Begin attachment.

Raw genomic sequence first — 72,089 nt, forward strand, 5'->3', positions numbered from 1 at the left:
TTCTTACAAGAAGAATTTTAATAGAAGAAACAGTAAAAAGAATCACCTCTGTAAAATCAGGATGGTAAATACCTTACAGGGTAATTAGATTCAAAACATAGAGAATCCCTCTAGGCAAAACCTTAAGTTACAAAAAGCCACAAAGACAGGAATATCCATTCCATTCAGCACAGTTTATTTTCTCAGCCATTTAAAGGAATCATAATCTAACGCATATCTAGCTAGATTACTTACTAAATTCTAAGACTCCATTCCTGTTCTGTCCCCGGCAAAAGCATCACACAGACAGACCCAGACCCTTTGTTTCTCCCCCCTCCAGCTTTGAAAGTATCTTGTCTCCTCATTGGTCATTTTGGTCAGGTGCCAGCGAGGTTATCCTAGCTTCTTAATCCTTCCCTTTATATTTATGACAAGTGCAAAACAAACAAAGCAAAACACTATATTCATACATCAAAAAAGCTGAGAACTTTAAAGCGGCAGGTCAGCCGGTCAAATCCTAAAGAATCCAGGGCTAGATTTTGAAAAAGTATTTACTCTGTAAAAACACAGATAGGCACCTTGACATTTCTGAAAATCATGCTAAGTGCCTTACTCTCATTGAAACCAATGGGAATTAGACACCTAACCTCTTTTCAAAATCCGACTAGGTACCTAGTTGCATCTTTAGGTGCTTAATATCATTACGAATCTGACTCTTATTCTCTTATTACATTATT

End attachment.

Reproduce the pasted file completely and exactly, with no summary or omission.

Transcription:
Raw genomic sequence first — 72,089 nt, forward strand, 5'->3', positions numbered from 1 at the left:
TTCTTACAAGAAGAATTTTAATAGAAGAAACAGTAAAAAGAATCACCTCTGTAAAATCAGGATGGTAAATACCTTACAGGGTAATTAGATTCAAAACATAGAGAATCCCTCTAGGCAAAACCTTAAGTTACAAAAAGCCACAAAGACAGGAATATCCATTCCATTCAGCACAGTTTATTTTCTCAGCCATTTAAAGGAATCATAATCTAACGCATATCTAGCTAGATTACTTACTAAATTCTAAGACTCCATTCCTGTTCTGTCCCCGGCAAAAGCATCACACAGACAGACCCAGACCCTTTGTTTCTCCCCCCTCCAGCTTTGAAAGTATCTTGTCTCCTCATTGGTCATTTTGGTCAGGTGCCAGCGAGGTTATCCTAGCTTCTTAATCCTTCCCTTTATATTTATGACAAGTGCAAAACAAACAAAGCAAAACACTATATTCATACATCAAAAAAGCTGAGAACTTTAAAGCGGCAGGTCAGCCGGTCAAATCCTAAAGAATCCAGGGCTAGATTTTGAAAAAGTATTTACTCTGTAAAAACACAGATAGGCACCTTGACATTTCTGAAAATCATGCTAAGTGCCTTACTCTCATTGAAACCAATGGGAATTAGACACCTAACCTCTTTTCAAAATCCGACTAGGTACCTAGTTGCATCTTTAGGTGCTTAATATCATTACGAATCTGACTCTTATTCTCTTATTACATTATT